We were now in a position where we could set a direct course for Kisumu and, at the same time, keep the wind almost directly astern, 'Heron's' best point of sailing. Next day, the wind arrived rather later than usual, but we made good going. At times I could even hear the propeller being rotated by the movement of the vessel. During the afternoon, my wife came up with a suggestion for improving progress. Her idea was that, if we could manage to hoist our hessian cabin carpet above the tarpaulin, we should be increasing our sail area by an appreciable amount. With Sadiki and Shabani I investigated the possibility of doing this and by using our boathook as a further yard we managed to achieve a somewhat disreputable-looking 'topsail'. It must have done some good because I estimated our day's run at about 11 miles.

Passage from Mwanza to Kisumu
Lake Victoria
The day after that, we had a punctual and strong wind and did some magnificent sailing, the day's run being an estimated 12 miles. However, both my wife and Omari (who did most of the cooking for the crew) made it known to me that provisions were running out. We ourselves had budgeted for four days at sea and we always had a small reserve of tinned stuff on board. The crew, relying on fresh provisions, had no such reserve. However, we had a few gill nets on board and we decided to set these when we anchored for the night in the hope of getting some fish. My wife had a basket of beautiful mangoes which she was taking as a present for a friend in Kisumu and we decided that it might become necessary to use these to eke out our supplies. By now, we were reaching a point where it would have been possible to get my motorcycle ashore in the dinghy at Homa Bay or some point near there, whence I should have been able to reach the main Kisii/Kisumu road and thus have been able to summon assistance from Kisumu. However, it had now become a matter of pride to try to get 'Heron' to Kisumu under sail, without calling in outside help. The following afternoon provided a moderate breeze and we held on as long as possible, finally anchoring at dusk some 4 miles short of Kisumu. Our only worry now was that someone might have seen us and raised an alarm with our Headquarters. However, nobody seemed to be looking our way and we had an undisturbed night, making some inroads into the mangoes for supper!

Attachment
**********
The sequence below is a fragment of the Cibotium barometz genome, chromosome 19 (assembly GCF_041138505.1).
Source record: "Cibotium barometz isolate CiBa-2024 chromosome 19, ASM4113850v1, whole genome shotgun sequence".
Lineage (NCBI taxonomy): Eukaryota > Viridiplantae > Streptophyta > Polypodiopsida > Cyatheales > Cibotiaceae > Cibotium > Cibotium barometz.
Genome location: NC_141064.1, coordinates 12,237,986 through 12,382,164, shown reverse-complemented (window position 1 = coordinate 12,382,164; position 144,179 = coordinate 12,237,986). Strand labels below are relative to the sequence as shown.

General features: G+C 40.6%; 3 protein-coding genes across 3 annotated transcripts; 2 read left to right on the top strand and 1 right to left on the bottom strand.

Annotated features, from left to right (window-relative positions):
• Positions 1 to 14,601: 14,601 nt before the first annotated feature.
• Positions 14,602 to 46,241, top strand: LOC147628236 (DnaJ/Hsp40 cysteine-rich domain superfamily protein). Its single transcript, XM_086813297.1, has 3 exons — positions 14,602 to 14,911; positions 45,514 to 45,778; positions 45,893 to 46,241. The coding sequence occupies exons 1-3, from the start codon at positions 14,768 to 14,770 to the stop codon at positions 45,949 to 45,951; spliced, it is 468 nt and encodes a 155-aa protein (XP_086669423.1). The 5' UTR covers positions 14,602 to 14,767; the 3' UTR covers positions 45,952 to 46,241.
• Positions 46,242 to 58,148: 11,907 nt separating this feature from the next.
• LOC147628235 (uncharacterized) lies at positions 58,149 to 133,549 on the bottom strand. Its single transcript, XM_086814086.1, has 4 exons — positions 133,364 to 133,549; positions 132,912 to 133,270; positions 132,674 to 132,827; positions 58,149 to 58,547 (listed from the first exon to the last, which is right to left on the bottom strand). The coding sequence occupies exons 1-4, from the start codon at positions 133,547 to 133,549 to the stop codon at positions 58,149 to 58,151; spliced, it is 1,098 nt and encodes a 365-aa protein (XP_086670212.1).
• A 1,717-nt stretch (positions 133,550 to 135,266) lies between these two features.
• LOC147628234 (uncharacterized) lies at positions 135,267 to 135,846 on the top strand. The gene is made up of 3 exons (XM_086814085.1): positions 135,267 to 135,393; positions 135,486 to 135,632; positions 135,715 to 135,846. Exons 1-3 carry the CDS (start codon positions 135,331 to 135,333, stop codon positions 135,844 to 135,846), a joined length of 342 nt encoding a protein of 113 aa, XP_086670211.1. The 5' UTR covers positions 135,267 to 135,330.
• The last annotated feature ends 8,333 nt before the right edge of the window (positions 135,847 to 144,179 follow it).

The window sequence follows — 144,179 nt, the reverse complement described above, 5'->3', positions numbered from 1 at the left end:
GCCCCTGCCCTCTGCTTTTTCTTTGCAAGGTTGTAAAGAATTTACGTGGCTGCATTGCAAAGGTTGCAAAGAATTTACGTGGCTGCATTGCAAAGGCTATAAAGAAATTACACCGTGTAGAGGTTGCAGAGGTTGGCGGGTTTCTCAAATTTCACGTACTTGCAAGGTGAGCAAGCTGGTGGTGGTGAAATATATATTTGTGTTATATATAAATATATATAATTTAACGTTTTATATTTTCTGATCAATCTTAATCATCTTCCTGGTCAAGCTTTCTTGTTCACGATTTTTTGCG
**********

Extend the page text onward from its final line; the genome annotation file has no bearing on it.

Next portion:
Passage from Mwanza to Kisumu
Kisumu Docks
Next day, the morning seemed to be unbearably long and we expected to see, at any moment, a boat putting out to salvage us. Nothing came before the afternoon wind arrived, blowing very strongly here at the head of the Gulf. I had decided that it would be impossible to sail right in to the old flying boat dock at our office and that we should have to repeat the exercise carried out on the first day of filling up the engine's water jacket by hand, so as to give us a few minutes' running to enable us to dock. This Omari did and when we arrived off the dock, he started up the engine and, running at a tick-over, we were able to creep in and tie up, eight days out from Mwanza! My boss was on the dock side, anxious to know what had been happening and (being an RNR Lieutenant-Commander) looking askance at our motley rig! No matter - we had made it under our own sail and honour was satisfied.

(After this demonstration of sailing capability, the Department's three MFVs were all equipped with big bamboo yards and proper lateen sails, for use in an emergency. In a good breeze, 'Heron', under this rig, could make about 4 knots - provided that the wind was from astern!)

Colonial Map
Lake Victoria Map
Colony Profiles
Kenya
Tanganyika
Originally Published
OSPA Journal 63: April 1992